Let’s make one thing clear right away: Don Jon (rated R) is about sex. Sex sex sex. If discussions about sex turn you off, this review – and this movie – may not be for you. But for all its obsession with that biological function and why we all love it so much, Joseph Gordon-Levitt’s first film as a director is actually kind of sweet – even gentle, in its way. And unlike its lead character, it’s smart enough to know the difference between a movie with a lot of sex and a movie that uses sex as a trigger for a true exploration of human feelings.
Jon (Gordon-Levitt) is a walking New Jersey stereotype – obsessed with his bodybuilding regimen, his car, his fastidiously maintained apartment, and his unbroken social charm bracelet of one-night stands. (Picture "The Situation" from MTV’s Jersey Shore – and then, while you’re at it, pity me for knowing who that is.) He’s a ladykiller in all but the most literal sense, and even the women who subsequently confront him for never calling them again can’t stay mad at Jon for long. His lifestyle also includes a rather encyclopedic passion for online pornography – he’s addicted to the stuff, and like any addict can recite chapter and verse of why these simulated onscreen sexual experiences are superior to the real thing.
But Jon can quit watching porn any time he wants. Really. Just ask him – or better yet, let Barbara (Scarlett Johansson), his latest would-be conquest, ask him herself. Spotting her in a nightclub, Jon immediately fixes her in his traction beam of would-be seduction. But she’s more or less immune to his charms, and soon the player finds himself being played: She talks him into becoming a one-woman guy, going to night school, get to know each other’s parents, giving up time with his pals, and helping her decorate her apartment. Thing is, he’s still enjoying his online experiences on the sly – not realizing that what she doesn’t know now will come back to haunt him later.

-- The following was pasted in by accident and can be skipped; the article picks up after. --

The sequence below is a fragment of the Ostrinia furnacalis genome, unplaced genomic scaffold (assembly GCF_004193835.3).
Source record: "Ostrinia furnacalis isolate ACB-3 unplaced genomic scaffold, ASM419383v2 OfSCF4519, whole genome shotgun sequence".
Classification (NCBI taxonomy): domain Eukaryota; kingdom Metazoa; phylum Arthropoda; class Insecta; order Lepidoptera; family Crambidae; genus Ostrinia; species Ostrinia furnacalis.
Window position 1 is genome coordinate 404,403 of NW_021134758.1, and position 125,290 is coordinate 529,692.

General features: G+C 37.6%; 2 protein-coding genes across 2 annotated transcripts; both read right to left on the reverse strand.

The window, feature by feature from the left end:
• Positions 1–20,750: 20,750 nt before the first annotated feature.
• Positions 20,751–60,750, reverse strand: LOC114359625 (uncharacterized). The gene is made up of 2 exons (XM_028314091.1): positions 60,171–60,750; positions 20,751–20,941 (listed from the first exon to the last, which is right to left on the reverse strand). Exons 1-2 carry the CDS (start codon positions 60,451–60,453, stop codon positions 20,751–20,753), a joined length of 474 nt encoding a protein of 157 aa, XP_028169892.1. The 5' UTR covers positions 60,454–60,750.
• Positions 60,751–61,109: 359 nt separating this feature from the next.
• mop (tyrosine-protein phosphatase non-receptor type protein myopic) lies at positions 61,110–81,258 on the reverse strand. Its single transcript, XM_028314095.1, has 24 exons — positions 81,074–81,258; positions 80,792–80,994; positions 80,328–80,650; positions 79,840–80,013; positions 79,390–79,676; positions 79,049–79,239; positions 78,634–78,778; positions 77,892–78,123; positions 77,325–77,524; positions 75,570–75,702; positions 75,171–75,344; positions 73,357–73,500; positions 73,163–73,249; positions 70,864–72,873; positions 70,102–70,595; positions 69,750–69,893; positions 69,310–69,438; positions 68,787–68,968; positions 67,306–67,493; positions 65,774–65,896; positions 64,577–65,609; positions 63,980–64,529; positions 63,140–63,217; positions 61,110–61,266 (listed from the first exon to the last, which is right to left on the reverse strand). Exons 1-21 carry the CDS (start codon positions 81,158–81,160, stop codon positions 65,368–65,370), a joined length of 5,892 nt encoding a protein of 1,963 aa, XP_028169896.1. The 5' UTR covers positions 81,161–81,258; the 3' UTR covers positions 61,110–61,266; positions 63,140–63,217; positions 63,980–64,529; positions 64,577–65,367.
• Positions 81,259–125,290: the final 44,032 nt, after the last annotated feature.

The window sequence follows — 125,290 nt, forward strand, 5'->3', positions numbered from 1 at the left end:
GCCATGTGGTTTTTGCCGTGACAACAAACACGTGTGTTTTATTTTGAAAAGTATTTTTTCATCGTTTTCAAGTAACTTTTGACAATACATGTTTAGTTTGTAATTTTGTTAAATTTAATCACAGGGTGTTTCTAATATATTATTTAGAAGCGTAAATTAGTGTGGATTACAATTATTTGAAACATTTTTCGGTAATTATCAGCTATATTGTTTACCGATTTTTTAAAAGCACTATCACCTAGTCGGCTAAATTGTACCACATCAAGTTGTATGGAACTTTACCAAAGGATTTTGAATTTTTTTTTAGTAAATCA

Don Jon spends so much time developing its characters – not only Jon and Barbara, but his folks (Tony Danza and Glenn Headly) and a night-school classmate (Julianne Moore, in a third-act surprise appearance) – that it’s mildly surprising to see just how much plot gets squeezed in as well. At a trim 90 minutes, the film is as well sculpted as its leading man. Under their Joisey patois, these walking clichés actually have a lot to say about the world in which they live – and Gordon-Levitt, suddenly a director worth watching, has crafted a film that does them justice. It’s mid-October now, so I’m pretty comfortable putting this out there: Don Jon is the best mainstream directorial debut of the year.
(IMAGE: Scarlett Johansson and Joseph Gordon-Levitt in Don Jon. Photo courtesy Relativity Media.)